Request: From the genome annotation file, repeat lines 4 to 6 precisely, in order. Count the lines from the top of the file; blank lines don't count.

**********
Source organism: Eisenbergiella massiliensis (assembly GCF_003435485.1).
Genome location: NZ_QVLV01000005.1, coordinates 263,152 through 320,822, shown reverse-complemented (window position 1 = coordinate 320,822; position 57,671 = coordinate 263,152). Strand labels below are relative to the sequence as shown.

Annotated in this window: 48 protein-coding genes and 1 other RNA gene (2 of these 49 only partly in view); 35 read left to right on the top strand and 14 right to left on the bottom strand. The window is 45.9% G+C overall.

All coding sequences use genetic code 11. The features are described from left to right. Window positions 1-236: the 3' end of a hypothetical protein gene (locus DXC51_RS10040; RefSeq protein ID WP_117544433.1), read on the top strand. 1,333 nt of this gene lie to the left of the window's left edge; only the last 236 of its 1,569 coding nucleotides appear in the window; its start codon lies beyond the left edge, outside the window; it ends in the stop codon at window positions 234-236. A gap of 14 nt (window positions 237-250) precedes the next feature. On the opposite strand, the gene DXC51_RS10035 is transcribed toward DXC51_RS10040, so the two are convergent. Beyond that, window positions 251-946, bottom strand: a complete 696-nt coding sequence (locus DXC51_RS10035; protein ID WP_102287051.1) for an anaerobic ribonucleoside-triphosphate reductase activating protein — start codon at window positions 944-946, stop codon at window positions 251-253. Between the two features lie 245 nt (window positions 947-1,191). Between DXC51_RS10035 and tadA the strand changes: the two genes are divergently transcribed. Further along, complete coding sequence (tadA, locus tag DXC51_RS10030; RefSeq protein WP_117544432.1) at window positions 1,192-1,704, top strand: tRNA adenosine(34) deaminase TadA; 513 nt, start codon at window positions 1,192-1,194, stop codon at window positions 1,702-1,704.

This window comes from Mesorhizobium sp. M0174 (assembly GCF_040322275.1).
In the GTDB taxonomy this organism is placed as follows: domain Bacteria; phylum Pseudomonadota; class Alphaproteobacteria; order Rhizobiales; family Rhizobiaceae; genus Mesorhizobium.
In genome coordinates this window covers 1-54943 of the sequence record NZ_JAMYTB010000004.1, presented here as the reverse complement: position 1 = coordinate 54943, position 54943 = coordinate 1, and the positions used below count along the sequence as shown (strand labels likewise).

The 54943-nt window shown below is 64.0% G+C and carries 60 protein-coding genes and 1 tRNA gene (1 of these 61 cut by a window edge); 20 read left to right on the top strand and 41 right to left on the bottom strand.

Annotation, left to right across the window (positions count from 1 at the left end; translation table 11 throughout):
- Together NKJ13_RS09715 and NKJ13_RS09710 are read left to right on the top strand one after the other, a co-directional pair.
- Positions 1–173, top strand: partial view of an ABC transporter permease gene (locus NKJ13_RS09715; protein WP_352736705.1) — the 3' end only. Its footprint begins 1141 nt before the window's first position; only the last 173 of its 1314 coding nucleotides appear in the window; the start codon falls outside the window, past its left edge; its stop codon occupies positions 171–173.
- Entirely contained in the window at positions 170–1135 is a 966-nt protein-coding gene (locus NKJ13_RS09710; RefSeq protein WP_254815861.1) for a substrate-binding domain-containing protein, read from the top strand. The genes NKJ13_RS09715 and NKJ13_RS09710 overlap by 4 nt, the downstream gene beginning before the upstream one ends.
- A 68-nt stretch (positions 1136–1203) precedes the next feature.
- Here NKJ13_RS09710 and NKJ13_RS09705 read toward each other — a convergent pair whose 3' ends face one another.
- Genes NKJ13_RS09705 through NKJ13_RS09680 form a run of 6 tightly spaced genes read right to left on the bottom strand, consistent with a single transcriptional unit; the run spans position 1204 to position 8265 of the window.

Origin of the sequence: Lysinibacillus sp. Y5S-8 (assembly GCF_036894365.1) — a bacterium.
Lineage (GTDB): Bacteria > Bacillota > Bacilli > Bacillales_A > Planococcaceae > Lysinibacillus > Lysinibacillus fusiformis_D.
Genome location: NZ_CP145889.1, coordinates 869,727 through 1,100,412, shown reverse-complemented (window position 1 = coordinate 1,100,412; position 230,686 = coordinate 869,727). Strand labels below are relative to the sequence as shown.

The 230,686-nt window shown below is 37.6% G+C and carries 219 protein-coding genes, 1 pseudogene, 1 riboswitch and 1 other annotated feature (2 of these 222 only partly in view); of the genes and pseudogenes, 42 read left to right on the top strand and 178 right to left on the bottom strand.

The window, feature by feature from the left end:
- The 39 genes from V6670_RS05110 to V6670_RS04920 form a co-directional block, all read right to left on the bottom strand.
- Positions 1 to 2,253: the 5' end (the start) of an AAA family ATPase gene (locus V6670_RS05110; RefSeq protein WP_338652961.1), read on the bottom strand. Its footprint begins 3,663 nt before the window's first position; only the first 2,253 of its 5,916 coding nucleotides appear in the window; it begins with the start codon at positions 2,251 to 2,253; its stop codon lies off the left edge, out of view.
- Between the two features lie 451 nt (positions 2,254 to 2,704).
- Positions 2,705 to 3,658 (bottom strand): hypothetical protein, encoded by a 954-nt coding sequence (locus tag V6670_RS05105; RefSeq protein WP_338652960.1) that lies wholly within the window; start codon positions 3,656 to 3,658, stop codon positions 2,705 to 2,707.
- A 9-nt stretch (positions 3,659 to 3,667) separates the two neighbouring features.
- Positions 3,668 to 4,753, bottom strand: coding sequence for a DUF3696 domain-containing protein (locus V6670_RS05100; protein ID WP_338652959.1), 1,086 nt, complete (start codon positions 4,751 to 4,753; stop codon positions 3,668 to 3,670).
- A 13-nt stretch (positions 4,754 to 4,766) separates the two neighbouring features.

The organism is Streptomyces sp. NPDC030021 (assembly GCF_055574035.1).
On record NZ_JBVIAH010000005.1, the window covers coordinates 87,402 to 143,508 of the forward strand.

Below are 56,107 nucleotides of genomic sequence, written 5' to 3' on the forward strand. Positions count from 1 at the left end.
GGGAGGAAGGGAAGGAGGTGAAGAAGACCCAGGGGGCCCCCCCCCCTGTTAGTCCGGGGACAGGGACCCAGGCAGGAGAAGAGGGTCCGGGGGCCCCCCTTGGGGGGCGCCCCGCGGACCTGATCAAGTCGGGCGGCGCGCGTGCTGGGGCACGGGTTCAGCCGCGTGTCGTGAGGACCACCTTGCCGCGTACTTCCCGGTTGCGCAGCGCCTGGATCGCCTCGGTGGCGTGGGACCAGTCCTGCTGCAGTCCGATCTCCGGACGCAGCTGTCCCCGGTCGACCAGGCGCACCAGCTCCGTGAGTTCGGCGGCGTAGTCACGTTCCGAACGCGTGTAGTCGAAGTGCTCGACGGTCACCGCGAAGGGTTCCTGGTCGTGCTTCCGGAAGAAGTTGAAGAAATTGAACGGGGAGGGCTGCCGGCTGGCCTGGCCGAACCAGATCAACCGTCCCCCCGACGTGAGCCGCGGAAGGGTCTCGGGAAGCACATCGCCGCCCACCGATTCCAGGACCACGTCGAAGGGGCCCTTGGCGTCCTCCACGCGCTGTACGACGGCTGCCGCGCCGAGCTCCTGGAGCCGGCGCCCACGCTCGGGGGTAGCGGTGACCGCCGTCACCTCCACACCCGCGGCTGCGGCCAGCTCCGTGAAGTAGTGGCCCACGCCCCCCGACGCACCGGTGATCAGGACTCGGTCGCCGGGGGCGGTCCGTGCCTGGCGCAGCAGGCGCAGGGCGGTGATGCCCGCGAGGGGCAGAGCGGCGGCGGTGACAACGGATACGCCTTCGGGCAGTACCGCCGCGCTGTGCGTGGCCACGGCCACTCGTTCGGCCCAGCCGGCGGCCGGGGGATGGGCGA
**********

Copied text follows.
All coding sequences use genetic code 11. The features are described from left to right. Window positions 1-236: the 3' end of a hypothetical protein gene (locus DXC51_RS10040; RefSeq protein ID WP_117544433.1), read on the top strand. 1,333 nt of this gene lie to the left of the window's left edge; only the last 236 of its 1,569 coding nucleotides appear in the window; its start codon lies beyond the left edge, outside the window; it ends in the stop codon at window positions 234-236. A gap of 14 nt (window positions 237-250) precedes the next feature. On the opposite strand, the gene DXC51_RS10035 is transcribed toward DXC51_RS10040, so the two are convergent. Beyond that, window positions 251-946, bottom strand: a complete 696-nt coding sequence (locus DXC51_RS10035; protein ID WP_102287051.1) for an anaerobic ribonucleoside-triphosphate reductase activating protein — start codon at window positions 944-946, stop codon at window positions 251-253. Between the two features lie 245 nt (window positions 947-1,191). Between DXC51_RS10035 and tadA the strand changes: the two genes are divergently transcribed. Further along, complete coding sequence (tadA, locus tag DXC51_RS10030; RefSeq protein WP_117544432.1) at window positions 1,192-1,704, top strand: tRNA adenosine(34) deaminase TadA; 513 nt, start codon at window positions 1,192-1,194, stop codon at window positions 1,702-1,704.

This window comes from Mesorhizobium sp. M0174 (assembly GCF_040322275.1).
In the GTDB taxonomy this organism is placed as follows: domain Bacteria; phylum Pseudomonadota; class Alphaproteobacteria; order Rhizobiales; family Rhizobiaceae; genus Mesorhizobium.